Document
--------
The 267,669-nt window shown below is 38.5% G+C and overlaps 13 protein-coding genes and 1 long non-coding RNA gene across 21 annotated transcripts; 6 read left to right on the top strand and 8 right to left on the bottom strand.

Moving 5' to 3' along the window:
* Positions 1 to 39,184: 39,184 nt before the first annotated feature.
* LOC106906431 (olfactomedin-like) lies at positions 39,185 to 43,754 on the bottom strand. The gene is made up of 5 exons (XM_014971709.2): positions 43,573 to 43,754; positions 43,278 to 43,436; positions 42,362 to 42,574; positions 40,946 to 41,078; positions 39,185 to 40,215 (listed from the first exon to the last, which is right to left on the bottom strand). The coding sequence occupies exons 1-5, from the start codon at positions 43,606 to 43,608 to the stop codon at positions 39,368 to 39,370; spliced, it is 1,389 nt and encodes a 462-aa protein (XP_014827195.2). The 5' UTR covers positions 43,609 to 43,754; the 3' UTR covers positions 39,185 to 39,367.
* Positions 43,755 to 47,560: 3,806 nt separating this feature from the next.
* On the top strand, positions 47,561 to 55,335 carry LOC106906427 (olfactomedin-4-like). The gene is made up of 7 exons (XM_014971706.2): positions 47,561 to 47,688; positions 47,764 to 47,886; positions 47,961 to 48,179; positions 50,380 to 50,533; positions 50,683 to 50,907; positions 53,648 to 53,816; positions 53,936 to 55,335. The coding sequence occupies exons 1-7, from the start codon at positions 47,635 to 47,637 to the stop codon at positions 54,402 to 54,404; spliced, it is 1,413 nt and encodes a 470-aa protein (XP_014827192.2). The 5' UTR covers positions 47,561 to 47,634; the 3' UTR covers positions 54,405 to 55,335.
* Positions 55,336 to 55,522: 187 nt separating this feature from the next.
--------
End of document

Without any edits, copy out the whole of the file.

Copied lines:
The 267,669-nt window shown below is 38.5% G+C and overlaps 13 protein-coding genes and 1 long non-coding RNA gene across 21 annotated transcripts; 6 read left to right on the top strand and 8 right to left on the bottom strand.

Moving 5' to 3' along the window:
* Positions 1 to 39,184: 39,184 nt before the first annotated feature.
* LOC106906431 (olfactomedin-like) lies at positions 39,185 to 43,754 on the bottom strand. The gene is made up of 5 exons (XM_014971709.2): positions 43,573 to 43,754; positions 43,278 to 43,436; positions 42,362 to 42,574; positions 40,946 to 41,078; positions 39,185 to 40,215 (listed from the first exon to the last, which is right to left on the bottom strand). The coding sequence occupies exons 1-5, from the start codon at positions 43,606 to 43,608 to the stop codon at positions 39,368 to 39,370; spliced, it is 1,389 nt and encodes a 462-aa protein (XP_014827195.2). The 5' UTR covers positions 43,609 to 43,754; the 3' UTR covers positions 39,185 to 39,367.
* Positions 43,755 to 47,560: 3,806 nt separating this feature from the next.
* On the top strand, positions 47,561 to 55,335 carry LOC106906427 (olfactomedin-4-like). The gene is made up of 7 exons (XM_014971706.2): positions 47,561 to 47,688; positions 47,764 to 47,886; positions 47,961 to 48,179; positions 50,380 to 50,533; positions 50,683 to 50,907; positions 53,648 to 53,816; positions 53,936 to 55,335. The coding sequence occupies exons 1-7, from the start codon at positions 47,635 to 47,637 to the stop codon at positions 54,402 to 54,404; spliced, it is 1,413 nt and encodes a 470-aa protein (XP_014827192.2). The 5' UTR covers positions 47,561 to 47,634; the 3' UTR covers positions 54,405 to 55,335.
* Positions 55,336 to 55,522: 187 nt separating this feature from the next.